Have you heard the good news?
South African artist Jaco Haasbroek is out to make sure that you do.
His art project, The Good News, places posters of happy news (often with puns) around the city to brighten people's day.
He told Mashable he started the project after seeing a missing dog sign that said "STOLEN."
"It's quite sad when someone loses a pet," he said. "The idea popped into my head that by simply adding 'Our Hearts' at the bottom of the poster, it would completely change its meaning and turn into something positive."
You can check out more of the project on Haasbroek's Instagram.
Back in February, world-famous street artist Banksy posted several new pieces in Gaza, including a giant kitten, to try to draw some attention to the region.
His public work tends to be snatched up pretty quickly by people looking to make some serious cash. They can typically be sold to collectors for hundreds of thousands of dollars. His “Mobile Lovers” piece went for more than half a million dollars last year.
One man in Gaza probably wishes he had been told that before he let an original Banksy go for a measly $175.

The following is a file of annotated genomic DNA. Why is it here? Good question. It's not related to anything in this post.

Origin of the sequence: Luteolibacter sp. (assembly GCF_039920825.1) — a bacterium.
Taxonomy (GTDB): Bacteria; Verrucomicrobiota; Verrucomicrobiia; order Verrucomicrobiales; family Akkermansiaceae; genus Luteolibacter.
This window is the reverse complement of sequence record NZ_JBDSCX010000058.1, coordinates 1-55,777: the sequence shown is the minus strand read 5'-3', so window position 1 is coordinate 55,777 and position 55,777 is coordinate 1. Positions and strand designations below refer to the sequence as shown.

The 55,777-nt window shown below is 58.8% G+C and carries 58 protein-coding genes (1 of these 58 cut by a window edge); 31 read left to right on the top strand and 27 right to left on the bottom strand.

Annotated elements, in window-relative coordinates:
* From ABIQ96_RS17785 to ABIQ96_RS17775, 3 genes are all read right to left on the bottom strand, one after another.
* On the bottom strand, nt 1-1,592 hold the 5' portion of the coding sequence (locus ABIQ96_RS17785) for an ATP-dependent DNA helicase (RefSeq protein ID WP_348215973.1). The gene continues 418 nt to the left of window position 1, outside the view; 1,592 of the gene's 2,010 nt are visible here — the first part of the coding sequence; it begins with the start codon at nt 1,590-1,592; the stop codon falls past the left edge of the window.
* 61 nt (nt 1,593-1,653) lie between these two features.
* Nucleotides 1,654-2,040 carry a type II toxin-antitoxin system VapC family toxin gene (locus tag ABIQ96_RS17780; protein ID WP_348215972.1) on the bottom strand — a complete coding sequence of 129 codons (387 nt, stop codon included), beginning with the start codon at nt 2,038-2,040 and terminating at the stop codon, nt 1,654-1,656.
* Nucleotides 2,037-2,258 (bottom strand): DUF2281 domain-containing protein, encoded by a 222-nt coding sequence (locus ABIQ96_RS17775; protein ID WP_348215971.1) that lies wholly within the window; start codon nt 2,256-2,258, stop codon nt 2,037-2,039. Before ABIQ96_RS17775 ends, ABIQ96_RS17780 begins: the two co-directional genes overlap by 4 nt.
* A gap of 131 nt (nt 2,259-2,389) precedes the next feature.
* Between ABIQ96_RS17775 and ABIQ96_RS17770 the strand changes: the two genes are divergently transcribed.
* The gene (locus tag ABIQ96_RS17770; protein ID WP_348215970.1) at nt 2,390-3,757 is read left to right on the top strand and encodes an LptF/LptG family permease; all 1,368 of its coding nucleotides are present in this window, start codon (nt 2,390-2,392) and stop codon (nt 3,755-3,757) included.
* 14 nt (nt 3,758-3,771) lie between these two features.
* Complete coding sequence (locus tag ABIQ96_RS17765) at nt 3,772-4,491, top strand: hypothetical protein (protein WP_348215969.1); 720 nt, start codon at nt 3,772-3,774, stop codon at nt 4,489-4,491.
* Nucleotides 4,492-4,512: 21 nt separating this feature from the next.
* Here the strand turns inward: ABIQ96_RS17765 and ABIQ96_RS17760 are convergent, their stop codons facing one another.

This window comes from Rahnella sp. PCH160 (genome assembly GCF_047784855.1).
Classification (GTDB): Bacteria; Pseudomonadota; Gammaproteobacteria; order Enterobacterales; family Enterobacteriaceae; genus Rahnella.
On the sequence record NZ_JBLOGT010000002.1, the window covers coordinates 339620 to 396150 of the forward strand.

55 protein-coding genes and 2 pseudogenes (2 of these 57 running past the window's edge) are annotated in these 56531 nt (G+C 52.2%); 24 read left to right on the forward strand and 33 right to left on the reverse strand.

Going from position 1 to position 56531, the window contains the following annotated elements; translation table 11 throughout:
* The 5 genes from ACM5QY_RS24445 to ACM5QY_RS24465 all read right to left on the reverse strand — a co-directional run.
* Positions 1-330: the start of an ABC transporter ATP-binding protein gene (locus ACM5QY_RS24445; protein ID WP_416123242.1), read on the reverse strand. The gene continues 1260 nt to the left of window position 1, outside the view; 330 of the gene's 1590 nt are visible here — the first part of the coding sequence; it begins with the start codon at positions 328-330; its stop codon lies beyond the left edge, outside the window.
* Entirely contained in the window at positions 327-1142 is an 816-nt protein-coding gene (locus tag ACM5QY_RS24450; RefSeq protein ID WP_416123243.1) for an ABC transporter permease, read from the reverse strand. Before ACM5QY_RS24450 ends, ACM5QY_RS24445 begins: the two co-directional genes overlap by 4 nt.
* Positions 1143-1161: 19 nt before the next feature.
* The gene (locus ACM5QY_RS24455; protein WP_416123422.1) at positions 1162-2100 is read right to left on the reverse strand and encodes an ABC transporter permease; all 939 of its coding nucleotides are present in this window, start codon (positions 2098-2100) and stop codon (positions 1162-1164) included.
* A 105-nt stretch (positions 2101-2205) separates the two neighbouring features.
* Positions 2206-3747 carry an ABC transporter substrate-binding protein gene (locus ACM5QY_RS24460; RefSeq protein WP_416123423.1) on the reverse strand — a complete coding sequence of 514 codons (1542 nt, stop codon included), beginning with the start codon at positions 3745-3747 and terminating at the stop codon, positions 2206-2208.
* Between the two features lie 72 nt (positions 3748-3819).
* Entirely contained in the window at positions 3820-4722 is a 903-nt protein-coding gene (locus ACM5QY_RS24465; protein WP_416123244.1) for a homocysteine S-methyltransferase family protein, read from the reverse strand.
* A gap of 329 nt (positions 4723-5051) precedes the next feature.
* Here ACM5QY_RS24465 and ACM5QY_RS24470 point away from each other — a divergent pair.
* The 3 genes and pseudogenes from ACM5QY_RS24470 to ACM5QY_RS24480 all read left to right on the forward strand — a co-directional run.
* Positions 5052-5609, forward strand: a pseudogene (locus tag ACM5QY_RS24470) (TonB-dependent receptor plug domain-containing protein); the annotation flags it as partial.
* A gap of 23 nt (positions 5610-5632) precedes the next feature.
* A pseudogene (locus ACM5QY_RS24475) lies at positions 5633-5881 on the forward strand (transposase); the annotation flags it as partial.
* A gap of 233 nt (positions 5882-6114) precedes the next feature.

Rabie Dardouna, who owned the door and rubble which Banksy adorned with a piece called “Bomb Damage” (above), pawned it off to a man named Belal Khaled for just the value of the metal. His house was destroyed during an Israeli attack last year.
“I did not know that it was this valuable. I heard it can be sold for millions,” Dardouna told The Guardian. “Now I want the door back.”
Khaled claims he only purchased the door to “protect its artistic value” and isn’t looking to make money off the deal.
He added that he might one day consider displaying it in a gallery to “speak about the suffering of Gaza and the agonies of war.”
The Netherlands has just unveiled its second coolest bike path, a glow-in-the-dark stretch of road that displays illuminated patterns based on Vincent van Gogh's famous painting "Starry Night."
As part of his retrospective Ain't Painting A Pain at the Orange County Museum of Art in California, contemporary artist Richard Jackson installed a 28-foot-tall Labrador Retriever on the side of the museum building that periodically emits yellow paint upon the building's wall. The 73-year-old artist specializes in the uncomfortable, as his radical works often attempt to rattle human sensibilities. The retrospective, which also features a painting consisting of 5,050 canvases, opened this week and will run through May 5.
UK artist and designer INSA continues to explore his "GIF-ITI" style of stop motion graffiti art in this latest collaboration with Stanley Donwood titled "Hollywood Dooom," originally commissioned for XL Recordings to celebrate the upcoming debut album by Atoms For Peace (Thom Yorke).